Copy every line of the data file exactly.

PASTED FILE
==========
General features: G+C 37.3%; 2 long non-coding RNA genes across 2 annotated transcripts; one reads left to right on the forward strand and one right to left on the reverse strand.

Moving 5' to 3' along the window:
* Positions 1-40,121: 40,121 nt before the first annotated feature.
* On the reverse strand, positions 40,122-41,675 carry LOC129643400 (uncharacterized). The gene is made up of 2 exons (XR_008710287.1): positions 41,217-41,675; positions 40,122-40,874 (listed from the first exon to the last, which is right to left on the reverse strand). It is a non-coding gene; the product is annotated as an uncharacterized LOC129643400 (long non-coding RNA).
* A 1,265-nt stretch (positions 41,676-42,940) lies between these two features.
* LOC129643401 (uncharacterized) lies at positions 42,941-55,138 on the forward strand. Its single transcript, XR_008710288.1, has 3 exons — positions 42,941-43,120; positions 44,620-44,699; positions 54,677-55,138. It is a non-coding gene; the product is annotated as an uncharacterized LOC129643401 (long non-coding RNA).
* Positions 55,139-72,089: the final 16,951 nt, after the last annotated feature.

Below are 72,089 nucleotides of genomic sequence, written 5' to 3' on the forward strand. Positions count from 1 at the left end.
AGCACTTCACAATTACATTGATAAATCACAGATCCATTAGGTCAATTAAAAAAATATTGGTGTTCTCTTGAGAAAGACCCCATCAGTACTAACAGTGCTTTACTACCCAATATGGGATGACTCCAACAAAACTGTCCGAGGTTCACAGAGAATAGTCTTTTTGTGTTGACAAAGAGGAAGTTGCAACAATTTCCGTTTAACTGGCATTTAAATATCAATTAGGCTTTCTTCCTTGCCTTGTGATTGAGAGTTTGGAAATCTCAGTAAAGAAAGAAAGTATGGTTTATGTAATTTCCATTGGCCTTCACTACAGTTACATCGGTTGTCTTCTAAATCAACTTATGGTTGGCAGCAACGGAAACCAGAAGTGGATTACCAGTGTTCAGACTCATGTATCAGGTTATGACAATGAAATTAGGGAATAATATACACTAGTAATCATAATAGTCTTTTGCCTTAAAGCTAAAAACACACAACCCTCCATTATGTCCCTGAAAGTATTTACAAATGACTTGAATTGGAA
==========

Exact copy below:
General features: G+C 37.3%; 2 long non-coding RNA genes across 2 annotated transcripts; one reads left to right on the forward strand and one right to left on the reverse strand.

Moving 5' to 3' along the window:
* Positions 1-40,121: 40,121 nt before the first annotated feature.
* On the reverse strand, positions 40,122-41,675 carry LOC129643400 (uncharacterized). The gene is made up of 2 exons (XR_008710287.1): positions 41,217-41,675; positions 40,122-40,874 (listed from the first exon to the last, which is right to left on the reverse strand). It is a non-coding gene; the product is annotated as an uncharacterized LOC129643400 (long non-coding RNA).
* A 1,265-nt stretch (positions 41,676-42,940) lies between these two features.
* LOC129643401 (uncharacterized) lies at positions 42,941-55,138 on the forward strand. Its single transcript, XR_008710288.1, has 3 exons — positions 42,941-43,120; positions 44,620-44,699; positions 54,677-55,138. It is a non-coding gene; the product is annotated as an uncharacterized LOC129643401 (long non-coding RNA).
* Positions 55,139-72,089: the final 16,951 nt, after the last annotated feature.

Below are 72,089 nucleotides of genomic sequence, written 5' to 3' on the forward strand. Positions count from 1 at the left end.
AGCACTTCACAATTACATTGATAAATCACAGATCCATTAGGTCAATTAAAAAAATATTGGTGTTCTCTTGAGAAAGACCCCATCAGTACTAACAGTGCTTTACTACCCAATATGGGATGACTCCAACAAAACTGTCCGAGGTTCACAGAGAATAGTCTTTTTGTGTTGACAAAGAGGAAGTTGCAACAATTTCCGTTTAACTGGCATTTAAATATCAATTAGGCTTTCTTCCTTGCCTTGTGATTGAGAGTTTGGAAATCTCAGTAAAGAAAGAAAGTATGGTTTATGTAATTTCCATTGGCCTTCACTACAGTTACATCGGTTGTCTTCTAAATCAACTTATGGTTGGCAGCAACGGAAACCAGAAGTGGATTACCAGTGTTCAGACTCATGTATCAGGTTATGACAATGAAATTAGGGAATAATATACACTAGTAATCATAATAGTCTTTTGCCTTAAAGCTAAAAACACACAACCCTCCATTATGTCCCTGAAAGTATTTACAAATGACTTGAATTGGAA